The free-energy concentration expansion method (FCEM), originally derived for the theoretical prediction of surface segregation in the presence of interatomic correlations (short-range order) in binary alloys, is extended to multicomponent alloy nanoclusters, and is applied to unravel the compositional structure of unsupported 309 atom Ni-Cu-Pd cubo-octahedrons. It is a first attempt, to the best of our knowledge, to compute ternary alloy nanocluster site-specific compositions, which are typically inaccessible by current experimental techniques. The calculations predict surface segregation of both solutes Pd and Cu leading to separation of Ni-rich cluster core (the "finite size/matter effect"). Due to the core separation, even relatively low Ni content clusters are expected to be magnetic. The Ni enrichment and associated magnetic order can prevail up to temperatures noticeably higher than in bulk alloys of the same overall composition. Depending on temperature and overall composition, Cu and Pd form orderedlike patterns ("compositional oscillations") or mix at the wrapping surface. As the overall Cu content in the cluster increases (on the expense of Ni), the two solutes exhibit surface multisite competition, namely, Cu displaces Pd sequentially from vertexes to edges and facets, and finally Pd desegregates from the surface sites into the core. FCEM can be conveniently applied also to calculation of "surfaces" of thermodynamic functions for all ranges of composition above the Gibbs triangle, including the currently defined "cluster mixing functions." It is shown that sharp compositional-structural changes in Ni-Cu-Pd are reflected distinctly in the cluster mixing entropy surface, and the general shape of calculated free-energy surfaces indicates mixing properties of ternary alloy clusters that differ considerably from the corresponding bulk alloys.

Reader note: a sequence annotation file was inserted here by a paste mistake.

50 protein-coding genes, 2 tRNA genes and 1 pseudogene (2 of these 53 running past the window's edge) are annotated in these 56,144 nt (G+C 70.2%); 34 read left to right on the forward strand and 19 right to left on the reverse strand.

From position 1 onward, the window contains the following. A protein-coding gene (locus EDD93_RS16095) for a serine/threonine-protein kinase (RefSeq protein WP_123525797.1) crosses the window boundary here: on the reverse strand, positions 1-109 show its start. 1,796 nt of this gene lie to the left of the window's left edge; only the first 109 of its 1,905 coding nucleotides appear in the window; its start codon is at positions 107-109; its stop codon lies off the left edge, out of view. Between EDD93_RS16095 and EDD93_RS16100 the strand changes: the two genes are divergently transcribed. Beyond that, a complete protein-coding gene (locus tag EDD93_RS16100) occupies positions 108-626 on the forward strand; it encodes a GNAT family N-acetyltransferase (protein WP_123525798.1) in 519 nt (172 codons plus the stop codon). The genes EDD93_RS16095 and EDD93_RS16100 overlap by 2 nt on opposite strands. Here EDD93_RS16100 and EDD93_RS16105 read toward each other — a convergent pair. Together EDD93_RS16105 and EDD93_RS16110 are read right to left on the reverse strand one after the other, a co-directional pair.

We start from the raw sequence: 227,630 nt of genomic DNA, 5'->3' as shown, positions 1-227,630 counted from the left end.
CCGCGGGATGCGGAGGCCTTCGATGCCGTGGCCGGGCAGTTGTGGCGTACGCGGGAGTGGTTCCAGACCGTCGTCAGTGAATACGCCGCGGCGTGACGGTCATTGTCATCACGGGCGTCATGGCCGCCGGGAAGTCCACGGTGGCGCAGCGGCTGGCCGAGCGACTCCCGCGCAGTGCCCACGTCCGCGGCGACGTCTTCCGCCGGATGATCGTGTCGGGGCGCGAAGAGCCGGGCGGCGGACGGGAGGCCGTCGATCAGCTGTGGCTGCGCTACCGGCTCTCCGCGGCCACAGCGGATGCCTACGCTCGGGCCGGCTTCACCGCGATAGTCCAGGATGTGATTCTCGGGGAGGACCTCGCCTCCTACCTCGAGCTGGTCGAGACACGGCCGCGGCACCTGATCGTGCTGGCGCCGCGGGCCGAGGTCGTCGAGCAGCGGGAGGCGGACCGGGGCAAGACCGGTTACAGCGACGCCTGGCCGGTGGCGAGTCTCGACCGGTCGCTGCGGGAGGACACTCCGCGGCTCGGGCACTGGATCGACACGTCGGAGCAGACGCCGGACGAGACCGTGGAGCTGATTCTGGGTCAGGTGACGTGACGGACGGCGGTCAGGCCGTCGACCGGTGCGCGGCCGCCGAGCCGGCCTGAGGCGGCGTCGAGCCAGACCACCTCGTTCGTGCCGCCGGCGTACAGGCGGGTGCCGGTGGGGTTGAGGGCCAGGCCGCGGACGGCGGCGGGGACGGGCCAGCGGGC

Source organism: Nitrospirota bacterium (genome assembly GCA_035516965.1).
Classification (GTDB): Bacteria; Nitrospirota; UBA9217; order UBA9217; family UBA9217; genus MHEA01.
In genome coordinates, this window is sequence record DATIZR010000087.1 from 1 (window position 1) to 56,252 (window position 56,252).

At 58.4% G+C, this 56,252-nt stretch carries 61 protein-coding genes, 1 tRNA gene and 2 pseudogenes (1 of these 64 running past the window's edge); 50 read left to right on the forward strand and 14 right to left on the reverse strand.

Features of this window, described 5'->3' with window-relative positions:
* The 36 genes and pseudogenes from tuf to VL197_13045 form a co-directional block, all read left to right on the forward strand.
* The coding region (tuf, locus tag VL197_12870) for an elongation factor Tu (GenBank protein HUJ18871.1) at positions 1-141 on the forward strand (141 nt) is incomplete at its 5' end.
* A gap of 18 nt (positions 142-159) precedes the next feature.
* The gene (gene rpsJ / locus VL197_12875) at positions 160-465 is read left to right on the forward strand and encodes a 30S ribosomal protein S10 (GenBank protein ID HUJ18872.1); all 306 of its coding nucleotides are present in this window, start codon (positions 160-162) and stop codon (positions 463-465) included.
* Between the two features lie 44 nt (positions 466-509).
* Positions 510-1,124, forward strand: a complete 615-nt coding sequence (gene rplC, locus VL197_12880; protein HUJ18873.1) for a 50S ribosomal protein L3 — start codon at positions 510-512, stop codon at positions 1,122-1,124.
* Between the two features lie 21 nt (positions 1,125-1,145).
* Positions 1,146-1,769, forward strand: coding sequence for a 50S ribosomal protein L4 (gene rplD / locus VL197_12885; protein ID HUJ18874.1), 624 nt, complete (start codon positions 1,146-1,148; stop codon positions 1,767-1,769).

|Journal||Physical Review B - Condensed Matter and Materials Physics|
|State||Published - 1 Apr 2004|
ASJC Scopus subject areas
- Electronic, Optical and Magnetic Materials
- Condensed Matter Physics